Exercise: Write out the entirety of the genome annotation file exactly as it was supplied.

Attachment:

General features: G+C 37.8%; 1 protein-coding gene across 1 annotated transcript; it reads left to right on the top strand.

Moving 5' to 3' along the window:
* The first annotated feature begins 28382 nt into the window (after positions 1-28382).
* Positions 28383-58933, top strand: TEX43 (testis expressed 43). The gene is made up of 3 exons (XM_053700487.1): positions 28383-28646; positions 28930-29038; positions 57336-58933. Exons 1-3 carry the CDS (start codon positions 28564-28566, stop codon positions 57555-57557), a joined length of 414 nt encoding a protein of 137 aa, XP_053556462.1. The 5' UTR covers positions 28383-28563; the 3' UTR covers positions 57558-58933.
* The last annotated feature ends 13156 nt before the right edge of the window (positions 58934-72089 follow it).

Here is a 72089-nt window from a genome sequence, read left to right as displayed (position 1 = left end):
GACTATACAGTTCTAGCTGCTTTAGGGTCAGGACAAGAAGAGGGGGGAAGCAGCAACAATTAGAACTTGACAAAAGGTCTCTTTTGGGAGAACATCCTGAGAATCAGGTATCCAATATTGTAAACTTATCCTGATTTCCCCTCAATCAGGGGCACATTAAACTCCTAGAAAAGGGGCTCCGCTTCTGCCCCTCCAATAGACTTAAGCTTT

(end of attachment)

General features: G+C 37.8%; 1 protein-coding gene across 1 annotated transcript; it reads left to right on the top strand.

Moving 5' to 3' along the window:
* The first annotated feature begins 28382 nt into the window (after positions 1-28382).
* Positions 28383-58933, top strand: TEX43 (testis expressed 43). The gene is made up of 3 exons (XM_053700487.1): positions 28383-28646; positions 28930-29038; positions 57336-58933. Exons 1-3 carry the CDS (start codon positions 28564-28566, stop codon positions 57555-57557), a joined length of 414 nt encoding a protein of 137 aa, XP_053556462.1. The 5' UTR covers positions 28383-28563; the 3' UTR covers positions 57558-58933.
* The last annotated feature ends 13156 nt before the right edge of the window (positions 58934-72089 follow it).

Here is a 72089-nt window from a genome sequence, read left to right as displayed (position 1 = left end):
GACTATACAGTTCTAGCTGCTTTAGGGTCAGGACAAGAAGAGGGGGGAAGCAGCAACAATTAGAACTTGACAAAAGGTCTCTTTTGGGAGAACATCCTGAGAATCAGGTATCCAATATTGTAAACTTATCCTGATTTCCCCTCAATCAGGGGCACATTAAACTCCTAGAAAAGGGGCTCCGCTTCTGCCCCTCCAATAGACTTAAGCTTT